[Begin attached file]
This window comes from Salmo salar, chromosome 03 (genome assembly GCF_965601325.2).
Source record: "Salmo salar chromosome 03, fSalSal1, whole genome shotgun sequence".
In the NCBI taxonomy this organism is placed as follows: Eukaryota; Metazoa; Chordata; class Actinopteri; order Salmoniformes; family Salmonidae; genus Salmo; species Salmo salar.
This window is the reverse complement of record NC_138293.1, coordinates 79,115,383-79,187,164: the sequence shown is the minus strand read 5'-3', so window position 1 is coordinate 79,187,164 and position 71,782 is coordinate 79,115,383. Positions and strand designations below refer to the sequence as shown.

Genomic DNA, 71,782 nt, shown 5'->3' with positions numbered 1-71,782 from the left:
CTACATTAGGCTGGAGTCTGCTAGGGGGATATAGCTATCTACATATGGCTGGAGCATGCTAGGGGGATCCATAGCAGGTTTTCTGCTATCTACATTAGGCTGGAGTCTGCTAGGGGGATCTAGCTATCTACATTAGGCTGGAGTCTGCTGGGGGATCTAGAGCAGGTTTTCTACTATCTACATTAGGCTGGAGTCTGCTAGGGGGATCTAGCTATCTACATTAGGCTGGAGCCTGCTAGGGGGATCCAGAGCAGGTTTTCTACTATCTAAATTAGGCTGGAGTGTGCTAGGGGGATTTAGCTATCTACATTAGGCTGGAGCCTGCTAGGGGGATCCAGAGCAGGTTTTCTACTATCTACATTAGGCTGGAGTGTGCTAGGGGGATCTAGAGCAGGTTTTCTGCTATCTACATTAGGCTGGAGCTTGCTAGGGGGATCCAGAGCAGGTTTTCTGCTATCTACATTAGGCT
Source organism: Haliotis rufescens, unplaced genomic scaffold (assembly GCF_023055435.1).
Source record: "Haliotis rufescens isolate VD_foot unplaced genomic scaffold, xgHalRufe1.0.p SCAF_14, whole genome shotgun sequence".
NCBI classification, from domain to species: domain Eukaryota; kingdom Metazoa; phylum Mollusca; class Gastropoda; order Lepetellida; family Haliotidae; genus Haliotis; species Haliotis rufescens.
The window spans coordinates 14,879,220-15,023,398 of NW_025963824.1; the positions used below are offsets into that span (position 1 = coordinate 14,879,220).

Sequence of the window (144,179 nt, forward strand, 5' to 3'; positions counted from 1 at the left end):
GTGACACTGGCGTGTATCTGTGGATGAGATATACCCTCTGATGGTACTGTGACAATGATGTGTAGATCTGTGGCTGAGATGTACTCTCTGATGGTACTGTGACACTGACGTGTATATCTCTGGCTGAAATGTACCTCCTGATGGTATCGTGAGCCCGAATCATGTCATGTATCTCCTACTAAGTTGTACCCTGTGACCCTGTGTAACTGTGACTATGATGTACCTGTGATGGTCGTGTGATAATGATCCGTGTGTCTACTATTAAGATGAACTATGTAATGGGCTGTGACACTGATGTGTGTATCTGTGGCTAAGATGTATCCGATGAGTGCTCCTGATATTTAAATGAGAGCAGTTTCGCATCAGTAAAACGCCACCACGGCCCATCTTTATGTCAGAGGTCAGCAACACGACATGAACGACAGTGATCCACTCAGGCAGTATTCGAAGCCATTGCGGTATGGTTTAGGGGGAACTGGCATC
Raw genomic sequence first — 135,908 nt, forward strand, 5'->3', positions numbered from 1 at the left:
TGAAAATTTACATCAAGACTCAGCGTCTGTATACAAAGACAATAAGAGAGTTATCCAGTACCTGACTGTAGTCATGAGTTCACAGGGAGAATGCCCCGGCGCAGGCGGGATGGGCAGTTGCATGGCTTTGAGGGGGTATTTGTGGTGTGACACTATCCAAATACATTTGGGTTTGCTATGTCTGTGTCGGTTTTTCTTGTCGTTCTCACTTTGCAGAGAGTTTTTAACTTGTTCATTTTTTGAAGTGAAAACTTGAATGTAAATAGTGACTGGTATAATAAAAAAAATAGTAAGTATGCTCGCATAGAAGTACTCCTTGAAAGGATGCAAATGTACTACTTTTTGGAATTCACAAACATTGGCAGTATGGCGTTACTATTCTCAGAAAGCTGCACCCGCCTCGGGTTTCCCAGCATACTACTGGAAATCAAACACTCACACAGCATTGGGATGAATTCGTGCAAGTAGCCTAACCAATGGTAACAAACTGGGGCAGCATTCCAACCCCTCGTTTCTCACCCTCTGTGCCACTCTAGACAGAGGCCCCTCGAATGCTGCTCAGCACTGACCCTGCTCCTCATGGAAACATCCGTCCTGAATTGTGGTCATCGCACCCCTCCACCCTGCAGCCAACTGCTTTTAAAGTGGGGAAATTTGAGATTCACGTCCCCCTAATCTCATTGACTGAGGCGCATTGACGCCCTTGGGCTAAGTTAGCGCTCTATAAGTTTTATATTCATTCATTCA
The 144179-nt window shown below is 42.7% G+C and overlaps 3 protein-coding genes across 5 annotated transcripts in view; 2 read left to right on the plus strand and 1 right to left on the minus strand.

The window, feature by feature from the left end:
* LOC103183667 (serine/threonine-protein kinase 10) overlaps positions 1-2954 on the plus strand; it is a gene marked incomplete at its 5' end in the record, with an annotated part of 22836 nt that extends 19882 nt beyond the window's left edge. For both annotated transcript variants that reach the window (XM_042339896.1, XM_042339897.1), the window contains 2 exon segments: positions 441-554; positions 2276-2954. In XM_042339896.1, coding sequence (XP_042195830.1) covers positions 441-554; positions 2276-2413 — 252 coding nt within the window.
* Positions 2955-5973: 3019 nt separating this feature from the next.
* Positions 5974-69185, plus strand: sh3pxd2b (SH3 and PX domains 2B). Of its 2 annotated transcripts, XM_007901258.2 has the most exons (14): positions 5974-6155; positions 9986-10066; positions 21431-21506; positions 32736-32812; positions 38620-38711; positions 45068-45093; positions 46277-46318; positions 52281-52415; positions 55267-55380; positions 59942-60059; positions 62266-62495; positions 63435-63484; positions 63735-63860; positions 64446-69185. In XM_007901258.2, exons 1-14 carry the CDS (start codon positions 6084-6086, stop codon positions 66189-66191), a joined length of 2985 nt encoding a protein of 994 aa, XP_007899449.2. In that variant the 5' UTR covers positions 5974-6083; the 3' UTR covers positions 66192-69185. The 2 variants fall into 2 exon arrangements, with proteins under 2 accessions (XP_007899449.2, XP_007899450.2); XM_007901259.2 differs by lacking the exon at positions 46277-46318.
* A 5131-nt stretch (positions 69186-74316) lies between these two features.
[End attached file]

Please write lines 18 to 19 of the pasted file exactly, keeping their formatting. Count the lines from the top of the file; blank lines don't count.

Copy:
* Positions 2955-5973: 3019 nt separating this feature from the next.
* Positions 5974-69185, plus strand: sh3pxd2b (SH3 and PX domains 2B). Of its 2 annotated transcripts, XM_007901258.2 has the most exons (14): positions 5974-6155; positions 9986-10066; positions 21431-21506; positions 32736-32812; positions 38620-38711; positions 45068-45093; positions 46277-46318; positions 52281-52415; positions 55267-55380; positions 59942-60059; positions 62266-62495; positions 63435-63484; positions 63735-63860; positions 64446-69185. In XM_007901258.2, exons 1-14 carry the CDS (start codon positions 6084-6086, stop codon positions 66189-66191), a joined length of 2985 nt encoding a protein of 994 aa, XP_007899449.2. In that variant the 5' UTR covers positions 5974-6083; the 3' UTR covers positions 66192-69185. The 2 variants fall into 2 exon arrangements, with proteins under 2 accessions (XP_007899449.2, XP_007899450.2); XM_007901259.2 differs by lacking the exon at positions 46277-46318.